Transthoracic Echocardiogram (TTE)

An echocardiogram (commonly called “echo”) is a test that uses ultrasound to produce images of the heart.  The images that are produced show the size, shape and movement of the heart valves and chambers as well as the flow of blood through the heart.

Why It’s Done

An echocardiogram is done to look at your heart’s structure and check how well your heart functions

How to Prepare

There is no preparation for this test

What to Expect During the Test

  • You will be asked to remove clothing from the waist up
  • Put on a hospital gown and lie on an exam table
  • Lights may be dimmed so that the images on the monitor are easier to see
  • Three electrodes (small sticky patches) will be placed on your chest and connected to an EKG monitor on the echo machine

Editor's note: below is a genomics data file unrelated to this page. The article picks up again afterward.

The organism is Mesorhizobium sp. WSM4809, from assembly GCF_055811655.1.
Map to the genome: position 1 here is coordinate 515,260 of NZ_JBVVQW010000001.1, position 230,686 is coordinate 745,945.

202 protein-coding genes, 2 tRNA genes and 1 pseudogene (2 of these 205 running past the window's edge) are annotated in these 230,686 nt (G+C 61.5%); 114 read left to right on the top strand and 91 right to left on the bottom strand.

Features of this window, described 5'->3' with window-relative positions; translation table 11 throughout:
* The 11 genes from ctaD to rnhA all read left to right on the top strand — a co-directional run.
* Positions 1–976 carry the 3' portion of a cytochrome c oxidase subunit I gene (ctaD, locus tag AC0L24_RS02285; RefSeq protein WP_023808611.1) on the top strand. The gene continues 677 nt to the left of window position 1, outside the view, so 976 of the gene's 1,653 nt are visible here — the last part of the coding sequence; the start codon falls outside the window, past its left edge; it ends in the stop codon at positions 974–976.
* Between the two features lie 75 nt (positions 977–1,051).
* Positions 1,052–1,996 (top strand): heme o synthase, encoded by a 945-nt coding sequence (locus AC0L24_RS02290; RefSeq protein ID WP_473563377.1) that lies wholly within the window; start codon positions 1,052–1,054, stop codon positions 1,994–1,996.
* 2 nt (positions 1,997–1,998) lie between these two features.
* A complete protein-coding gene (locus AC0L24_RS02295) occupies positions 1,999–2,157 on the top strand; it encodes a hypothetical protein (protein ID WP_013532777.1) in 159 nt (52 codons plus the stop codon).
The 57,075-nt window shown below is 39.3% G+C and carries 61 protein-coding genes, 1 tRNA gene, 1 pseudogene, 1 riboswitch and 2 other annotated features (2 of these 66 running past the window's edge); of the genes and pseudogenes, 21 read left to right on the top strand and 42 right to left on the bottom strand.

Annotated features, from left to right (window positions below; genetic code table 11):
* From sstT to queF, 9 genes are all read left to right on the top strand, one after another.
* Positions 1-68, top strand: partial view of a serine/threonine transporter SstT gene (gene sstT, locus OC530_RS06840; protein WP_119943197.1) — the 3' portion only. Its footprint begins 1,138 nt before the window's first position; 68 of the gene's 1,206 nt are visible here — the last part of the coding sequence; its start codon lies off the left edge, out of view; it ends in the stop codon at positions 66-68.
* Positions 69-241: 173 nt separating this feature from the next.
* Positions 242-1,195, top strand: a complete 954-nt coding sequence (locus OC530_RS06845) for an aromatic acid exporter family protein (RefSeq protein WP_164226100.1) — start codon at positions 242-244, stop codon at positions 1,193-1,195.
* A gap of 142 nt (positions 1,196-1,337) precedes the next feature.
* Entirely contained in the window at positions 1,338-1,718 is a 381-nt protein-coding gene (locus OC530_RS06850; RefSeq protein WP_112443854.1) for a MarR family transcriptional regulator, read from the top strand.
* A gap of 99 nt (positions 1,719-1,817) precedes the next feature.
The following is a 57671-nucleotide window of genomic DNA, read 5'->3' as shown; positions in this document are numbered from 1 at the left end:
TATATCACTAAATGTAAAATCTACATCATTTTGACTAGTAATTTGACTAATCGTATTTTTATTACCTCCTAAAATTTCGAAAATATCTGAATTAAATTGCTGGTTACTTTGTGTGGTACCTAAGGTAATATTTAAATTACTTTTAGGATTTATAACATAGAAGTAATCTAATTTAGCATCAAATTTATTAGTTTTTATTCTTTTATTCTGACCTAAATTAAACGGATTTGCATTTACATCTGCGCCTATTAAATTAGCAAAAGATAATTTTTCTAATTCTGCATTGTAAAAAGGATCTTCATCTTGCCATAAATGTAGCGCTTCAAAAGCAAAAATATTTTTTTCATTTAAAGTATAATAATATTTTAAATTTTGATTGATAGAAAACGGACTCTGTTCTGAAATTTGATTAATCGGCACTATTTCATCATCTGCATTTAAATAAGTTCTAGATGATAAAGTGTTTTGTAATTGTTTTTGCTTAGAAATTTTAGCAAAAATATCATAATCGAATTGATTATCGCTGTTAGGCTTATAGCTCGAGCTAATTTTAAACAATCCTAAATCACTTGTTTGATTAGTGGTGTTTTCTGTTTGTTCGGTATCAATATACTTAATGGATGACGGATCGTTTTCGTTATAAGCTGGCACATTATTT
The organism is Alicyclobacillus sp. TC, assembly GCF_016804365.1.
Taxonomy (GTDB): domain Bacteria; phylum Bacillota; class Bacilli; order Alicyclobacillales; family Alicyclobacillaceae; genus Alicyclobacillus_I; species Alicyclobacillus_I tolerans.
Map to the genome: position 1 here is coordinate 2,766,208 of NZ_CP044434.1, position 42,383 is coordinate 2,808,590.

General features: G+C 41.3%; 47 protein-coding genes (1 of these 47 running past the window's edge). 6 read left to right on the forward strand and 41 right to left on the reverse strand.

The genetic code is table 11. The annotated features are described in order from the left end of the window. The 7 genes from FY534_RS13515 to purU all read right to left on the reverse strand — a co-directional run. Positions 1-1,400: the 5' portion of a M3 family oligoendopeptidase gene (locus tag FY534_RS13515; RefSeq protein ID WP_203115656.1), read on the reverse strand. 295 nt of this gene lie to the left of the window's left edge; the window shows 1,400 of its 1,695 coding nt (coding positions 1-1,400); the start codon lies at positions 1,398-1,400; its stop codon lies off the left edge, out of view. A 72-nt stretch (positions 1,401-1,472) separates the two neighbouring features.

• A small amount of ultrasound gel is placed on a small probe called a transducer which is then pressed against the chest to obtain images of the heart
  • You may be asked to breathe in a certain way or to roll over onto your left side
  • You should feel no major discomfort during the test, although you may feel a slight pressure on your chest from the transducer and coolness from the gel on the transducer
  • Occasionally, saline or ultrasound contrast (dye, which is different from x-ray dye) is injected through an intravenous line to make the heart show up more clearly on the test images

The test usually takes under 1 hour

After the Test

  • You can go back to your normal activities immediately after the test
  • The doctor who ordered the test will receive the results and review them with you